THE THRILL THAT KILLS

James Dean may be gone, but street racing lives. A new generation of drivers is rushing along public roads-bedevilling police and endangering bystanders.

Life,PAUL-MARK RENDON September 17 2001

THE THRILL THAT KILLS

James Dean may be gone, but street racing lives. A new generation of drivers is rushing along public roads-bedevilling police and endangering bystanders.

Life,PAUL-MARK RENDON September 17 2001

THE THRILL THAT KILLS

Life

James Dean may be gone, but street racing lives. A new generation of drivers is rushing along public roads-bedevilling police and endangering bystanders.

PAUL-MARK RENDON

It's 3 a.m. and, with the exception of an all-night coffee shop, the plaza in Woodbridge, just north of Toronto, is shut tight. Yet the parking lot is buzzing with people, most of them young, and their cars—all of them hot. It’s the place and time for enthusiasts of street racing—illegal drag racing on public roads—to gather, trade stories and make the bets that fuel the frenzy. For drivers addicted to the adrenaline rush of a sizzling quarter-mile, the street scene is the easiest way to get a fix. “When I’m racing, I don’t think about anything but winning,” says Jimmy Vervitas, a 23-year-old graphic-design student with a souped-up Volkswagen Golf. “AU I wanna do is smoke the guy. The police don’t come into my mind—nothing. I’ll shoot as much nitrous as I’ve got left in the car. I’ll do whatever I have to.”

Street racing. At one time, that meant James Dean in Rebel Without a Cause, John Travolta in Grease and real-life, pompadour-coiffed misanthropes in leather jackets and dungarees racing big-block Chevys. The movies, stars and cars have all changed: this summer, it was Vin Diesel in The Fast and the Furious, and the rides of choice are hopped-up Japanese imports— especially blondas and Acuras—nicknamed “rice rockets” that, at the high end, burn designer fuels and cover the quartermile in 12 tire-smoking, ear-shattering seconds from a standing start.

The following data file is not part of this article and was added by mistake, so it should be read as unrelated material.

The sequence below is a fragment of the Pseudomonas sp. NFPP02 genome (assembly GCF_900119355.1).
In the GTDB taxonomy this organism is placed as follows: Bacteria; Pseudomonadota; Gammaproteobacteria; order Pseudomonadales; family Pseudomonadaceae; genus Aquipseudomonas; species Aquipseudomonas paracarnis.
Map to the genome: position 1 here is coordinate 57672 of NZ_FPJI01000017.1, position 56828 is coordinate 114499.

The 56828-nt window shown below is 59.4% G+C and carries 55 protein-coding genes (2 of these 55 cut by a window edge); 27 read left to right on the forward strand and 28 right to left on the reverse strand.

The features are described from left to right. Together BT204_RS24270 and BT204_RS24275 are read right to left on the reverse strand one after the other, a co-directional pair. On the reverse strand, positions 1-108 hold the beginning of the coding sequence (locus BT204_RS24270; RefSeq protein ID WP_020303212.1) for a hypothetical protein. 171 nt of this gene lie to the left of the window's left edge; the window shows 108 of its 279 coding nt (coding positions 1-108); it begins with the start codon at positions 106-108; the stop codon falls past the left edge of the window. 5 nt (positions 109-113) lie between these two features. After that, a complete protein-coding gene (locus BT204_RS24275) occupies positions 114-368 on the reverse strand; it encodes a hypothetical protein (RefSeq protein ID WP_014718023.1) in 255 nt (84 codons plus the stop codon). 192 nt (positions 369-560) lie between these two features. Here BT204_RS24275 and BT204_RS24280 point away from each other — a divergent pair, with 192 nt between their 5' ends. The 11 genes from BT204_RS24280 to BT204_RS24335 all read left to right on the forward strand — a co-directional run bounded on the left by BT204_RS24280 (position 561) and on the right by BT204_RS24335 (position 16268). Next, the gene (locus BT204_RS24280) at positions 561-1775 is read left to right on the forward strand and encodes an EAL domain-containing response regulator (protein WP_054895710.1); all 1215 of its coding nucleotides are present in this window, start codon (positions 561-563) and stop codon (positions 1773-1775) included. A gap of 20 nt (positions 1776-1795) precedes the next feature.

No question, street racing can be exciting: once a site is agreed to and the cars edge up to the start line, spectators stand within a few steps of racers who reach speeds of 160 km/h and more. But it can also be extremely dangerous: there’s no room for error on a drag strip, let alone on a public street, where unexpected traffic, uneven roads and inexperienced drivers, some as young as 16, form a deadly combination. In Vancouver alone, police count six fatalities from street racing in the past year.

More ominous, with the popularity of

The Fast and the Furious, racers appear to be growing bolder, staging showdowns closer to city centres. Toronto police are investigating an accident last month in which two men were killed and five others injured when a sports car lost control at high speed and caused a five-car pile-up. One witness reported seeing a second vehicle speeding near the scene. The accident occurred at 9:30 on a Sunday night on a busy street. But the danger to drivers and to innocent bystanders doesn’t seem to deter hard-core racers. “You talk to them and show them pictures and tell them about the things that could happen,” says York Regional Police Sgt. Frank Auld, who patrols the suburbs north ofToronto. “But there will always be an element that wants to go out and race on the street.”

A big element, apparently. Around Toronto, close to 1,000 people and their modified cars gather at the designated meeting places each weekend. When a bet is placed, cellphones begin to ring, nods are exchanged, and squadrons of sleek, iridescent cars make their way onto the street, their engines roaring as they barrel towards a straightaway where the king of the street receives a weekly coronation. And for guys like Jimmy Vervitas, laying claim to the crown is a serious business. He’s put nearly $40,000 in upgrades into his green Volkswagen Golf since he bought it three years ago. “I would be embarrassed if I lost a race,” he says. “I’m a guy to the fullest—I want to win.”